Indian Films  in 2018  Festival  Radar


The year has got off to a great start for India’s independent filmmakers. In the first two months of 2018, three films from the subcontinent – Ere Gowda’s Balekempa (The Bangle Seller), Aditya Vikram Sengupta’s Jonaki and Q’s Garbage have landed slots in two major festivals. While the first two were screened at the International Film Festival of Rotterdam, the last-named has made it to Berlin’s Panorama section. As we look ahead to the other major film festivals – Cannes, Venice, Toronto, Locarno, Karlovy Vary, Busanand San Sebastian, among others – and wonder if more Indian films will flash on their radars, there is reason to be hopeful. With their poetic, provocative and passionate visions, an emerging crop of Indian directors are looking for international conquests even as a handful of established masters continue to dig deep for inspiration. A fair degree of optimism would not, therefore, be misplaced.

Here are ten highly anticipated Indian films that we hope will be ready for rounds of the festival circuit this year – and beyond: — By  Saibal Chatterjee


In 1994, cinematographer-director Shaji N. Karun’s Malayalam film Swaham competed for the Palme d’Or. No Indian film has made the Cannes Competition cut since. Could Olu (She), Shaji’s new film, break the 24-year jinx? The theme of the film is disturbing: a girl is gang-raped and thrown into the backwaters. But the treatment is suffused with hope and humanity. The violated girl survives in the watery depths and, on full moon nights, communicates with a young boatman. The latter is an aspiring painter devoid of talent. The girl, as she waits out the nine months before the birth of her baby, inspires the villager to produce exceptional paintings. Shaji’s links with Cannes go back a long way. In 1989, his debut film Piravi won a Camera d’Or – Mention Speciale. Ten years later, Vanaprasthamwas selected for Un Certain Regard. Nineteen years on, the director could well return to the Croisette with a film in the Competition.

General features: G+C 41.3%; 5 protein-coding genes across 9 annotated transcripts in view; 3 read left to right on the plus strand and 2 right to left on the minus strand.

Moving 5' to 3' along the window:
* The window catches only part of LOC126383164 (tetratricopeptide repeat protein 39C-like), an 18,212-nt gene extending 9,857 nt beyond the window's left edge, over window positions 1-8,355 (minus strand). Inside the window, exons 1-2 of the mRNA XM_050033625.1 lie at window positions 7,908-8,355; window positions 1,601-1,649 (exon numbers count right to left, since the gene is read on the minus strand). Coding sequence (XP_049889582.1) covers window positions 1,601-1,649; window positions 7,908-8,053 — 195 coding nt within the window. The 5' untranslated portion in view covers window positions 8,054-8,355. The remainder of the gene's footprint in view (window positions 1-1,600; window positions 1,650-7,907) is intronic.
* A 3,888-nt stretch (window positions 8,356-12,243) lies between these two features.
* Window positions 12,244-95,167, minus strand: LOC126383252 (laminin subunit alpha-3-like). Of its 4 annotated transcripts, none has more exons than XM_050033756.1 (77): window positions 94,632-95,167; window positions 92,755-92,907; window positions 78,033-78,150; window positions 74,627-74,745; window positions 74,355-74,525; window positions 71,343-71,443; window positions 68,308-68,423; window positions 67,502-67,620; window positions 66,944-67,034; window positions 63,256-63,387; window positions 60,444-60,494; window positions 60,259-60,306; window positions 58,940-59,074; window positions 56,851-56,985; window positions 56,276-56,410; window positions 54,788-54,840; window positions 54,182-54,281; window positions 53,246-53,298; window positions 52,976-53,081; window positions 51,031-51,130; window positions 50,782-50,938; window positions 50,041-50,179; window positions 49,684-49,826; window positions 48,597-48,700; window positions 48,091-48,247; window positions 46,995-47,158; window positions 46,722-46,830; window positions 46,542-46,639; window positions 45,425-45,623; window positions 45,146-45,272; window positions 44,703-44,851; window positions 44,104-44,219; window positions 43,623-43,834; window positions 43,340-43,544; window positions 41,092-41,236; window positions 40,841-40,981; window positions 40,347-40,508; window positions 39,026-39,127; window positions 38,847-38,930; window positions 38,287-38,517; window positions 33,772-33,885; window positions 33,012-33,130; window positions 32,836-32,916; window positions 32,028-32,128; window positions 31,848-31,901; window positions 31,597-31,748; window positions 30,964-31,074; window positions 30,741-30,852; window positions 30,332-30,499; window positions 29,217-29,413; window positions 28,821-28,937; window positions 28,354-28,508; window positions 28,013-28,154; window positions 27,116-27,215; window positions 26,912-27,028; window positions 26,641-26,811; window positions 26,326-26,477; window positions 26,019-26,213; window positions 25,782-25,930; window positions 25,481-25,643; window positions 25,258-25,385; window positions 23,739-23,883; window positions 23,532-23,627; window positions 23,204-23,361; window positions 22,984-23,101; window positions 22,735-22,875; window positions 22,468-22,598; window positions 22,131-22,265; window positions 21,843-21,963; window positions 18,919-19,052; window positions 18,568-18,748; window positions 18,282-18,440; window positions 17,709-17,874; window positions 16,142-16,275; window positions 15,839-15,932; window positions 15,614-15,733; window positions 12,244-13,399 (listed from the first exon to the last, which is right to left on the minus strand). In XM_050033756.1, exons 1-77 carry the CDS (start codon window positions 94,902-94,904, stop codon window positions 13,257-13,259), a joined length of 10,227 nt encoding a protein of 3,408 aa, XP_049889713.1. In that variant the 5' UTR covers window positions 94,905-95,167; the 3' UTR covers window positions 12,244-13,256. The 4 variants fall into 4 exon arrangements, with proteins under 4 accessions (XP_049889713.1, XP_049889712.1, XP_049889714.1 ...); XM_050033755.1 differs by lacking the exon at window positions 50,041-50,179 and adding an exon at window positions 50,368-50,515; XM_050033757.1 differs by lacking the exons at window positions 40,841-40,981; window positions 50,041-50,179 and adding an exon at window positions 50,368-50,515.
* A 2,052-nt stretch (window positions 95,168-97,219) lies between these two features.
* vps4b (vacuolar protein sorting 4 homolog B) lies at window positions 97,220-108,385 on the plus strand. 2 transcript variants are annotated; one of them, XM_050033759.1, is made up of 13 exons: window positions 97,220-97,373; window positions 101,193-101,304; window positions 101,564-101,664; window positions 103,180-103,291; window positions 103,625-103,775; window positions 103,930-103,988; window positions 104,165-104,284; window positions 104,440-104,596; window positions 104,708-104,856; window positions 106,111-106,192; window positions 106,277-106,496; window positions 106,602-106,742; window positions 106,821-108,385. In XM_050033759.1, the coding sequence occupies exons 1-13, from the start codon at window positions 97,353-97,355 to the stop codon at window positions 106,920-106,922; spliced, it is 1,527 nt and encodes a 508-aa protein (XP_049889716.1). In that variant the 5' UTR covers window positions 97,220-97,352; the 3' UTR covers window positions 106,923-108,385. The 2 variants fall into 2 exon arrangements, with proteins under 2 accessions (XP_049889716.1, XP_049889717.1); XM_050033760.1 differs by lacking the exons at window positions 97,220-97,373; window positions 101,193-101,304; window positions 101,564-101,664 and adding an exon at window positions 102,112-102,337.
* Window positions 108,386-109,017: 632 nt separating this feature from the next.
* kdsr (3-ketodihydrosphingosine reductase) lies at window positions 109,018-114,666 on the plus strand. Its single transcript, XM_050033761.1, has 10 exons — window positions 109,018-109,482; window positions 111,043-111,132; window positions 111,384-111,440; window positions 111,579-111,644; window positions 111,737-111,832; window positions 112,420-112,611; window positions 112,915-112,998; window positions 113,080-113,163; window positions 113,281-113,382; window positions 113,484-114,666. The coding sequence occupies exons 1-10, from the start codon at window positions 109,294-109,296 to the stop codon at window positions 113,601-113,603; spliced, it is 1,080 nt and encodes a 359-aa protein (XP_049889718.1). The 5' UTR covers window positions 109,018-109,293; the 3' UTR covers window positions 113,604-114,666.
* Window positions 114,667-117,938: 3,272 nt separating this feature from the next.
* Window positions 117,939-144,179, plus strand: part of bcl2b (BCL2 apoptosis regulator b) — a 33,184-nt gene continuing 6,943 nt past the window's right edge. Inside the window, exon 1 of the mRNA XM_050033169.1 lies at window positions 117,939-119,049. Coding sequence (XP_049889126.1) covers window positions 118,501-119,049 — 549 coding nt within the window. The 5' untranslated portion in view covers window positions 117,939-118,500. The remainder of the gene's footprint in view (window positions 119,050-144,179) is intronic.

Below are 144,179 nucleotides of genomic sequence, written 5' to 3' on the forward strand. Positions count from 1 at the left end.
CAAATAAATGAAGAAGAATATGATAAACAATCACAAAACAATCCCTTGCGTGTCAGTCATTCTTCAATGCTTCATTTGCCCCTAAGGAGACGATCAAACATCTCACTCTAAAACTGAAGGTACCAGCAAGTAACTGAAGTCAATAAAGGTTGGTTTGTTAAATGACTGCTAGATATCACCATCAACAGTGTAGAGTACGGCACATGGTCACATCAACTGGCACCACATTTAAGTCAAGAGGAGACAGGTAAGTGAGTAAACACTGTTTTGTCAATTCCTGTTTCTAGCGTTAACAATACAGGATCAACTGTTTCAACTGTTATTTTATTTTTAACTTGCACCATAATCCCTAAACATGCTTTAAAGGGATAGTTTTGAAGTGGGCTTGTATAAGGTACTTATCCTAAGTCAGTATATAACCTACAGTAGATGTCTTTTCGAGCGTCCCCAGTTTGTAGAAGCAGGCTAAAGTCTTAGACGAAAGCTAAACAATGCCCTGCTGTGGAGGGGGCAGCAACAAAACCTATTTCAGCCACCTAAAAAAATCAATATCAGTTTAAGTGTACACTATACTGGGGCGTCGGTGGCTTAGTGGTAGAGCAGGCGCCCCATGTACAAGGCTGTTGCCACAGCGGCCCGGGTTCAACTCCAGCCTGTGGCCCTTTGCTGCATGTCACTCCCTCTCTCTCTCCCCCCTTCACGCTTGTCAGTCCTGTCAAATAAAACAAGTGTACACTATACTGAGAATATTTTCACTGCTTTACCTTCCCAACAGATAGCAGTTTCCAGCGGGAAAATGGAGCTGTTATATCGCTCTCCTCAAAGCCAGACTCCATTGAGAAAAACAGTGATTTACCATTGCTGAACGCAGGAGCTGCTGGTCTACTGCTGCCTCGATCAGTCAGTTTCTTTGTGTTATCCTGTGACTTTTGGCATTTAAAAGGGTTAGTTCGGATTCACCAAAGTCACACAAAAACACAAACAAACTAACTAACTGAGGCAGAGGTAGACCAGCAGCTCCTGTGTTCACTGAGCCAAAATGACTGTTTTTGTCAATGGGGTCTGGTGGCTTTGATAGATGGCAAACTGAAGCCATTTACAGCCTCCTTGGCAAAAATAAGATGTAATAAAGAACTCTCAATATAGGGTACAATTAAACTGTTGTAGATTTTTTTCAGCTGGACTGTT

Nandita Das’s second directorial venture journeys into the last four years in the tumultuous life of iconic Urdu writer Saadat Hasan Manto. The role of the unflinching chronicler of the subcontinent’s partition woes is played by Nawazuddin Siddiqui, with Rasika Dugal incarnating the character of the writer’s wife, Safiya. Manto was a politically engaged writer who examined the human cost of the sectarian violence unleashed by history. A film on his life and worldview could not be timelier. The first look of Mantowas was unveiled in Cannes last year. The year before that, Das had travelled to the French Riviera to formally announce that the film was ready to roll. Now that it is time for her Manto to face the world, will she find pride of place in the festival where it all began?


Buddhadeb Dasgupta, one of Bengali cinema’s last men standing on the global stage, is wrapping up his next, Urojahaj (Aeroplane), the tale of a humble car mechanic whose dream of flying puts him on a collision course with the authorities. The cast of the film, Dasgupta’s first Indo-Bangladeshi co-production, is led by Chandan Roy Sanyal and includes Parno Mitra and Dhaka-based actress RokeyaPrachi, both of whom had key roles in Mostafa Sarwar Farooki’s Doob: No Bed of Roses. A Toronto International Film Festival (TIFF) regular, the director has had several of his films in the Masters section there, including his last work, Tope. We expect to see Urojahaj take off and head in the right direction sometime this year.


Jahnu Barua is set to be in the thick of the action in 2018. The Assamese auteur has wrapped up the shoot of Bhoga Khidikee (Broken Window), bankrolled by Lunchbox co-producer Shahnaab Alam. The film has Seema Biswas and Zerifa Wahid in key roles. In the second half of 2018, Barua is scheduled to start his next film, Unread Pages, an Assamese-English film that has an American co-producer, Ivanhoe Pictures. We expect Bhoga Khidikee to begin its international festival journey halfway through the year.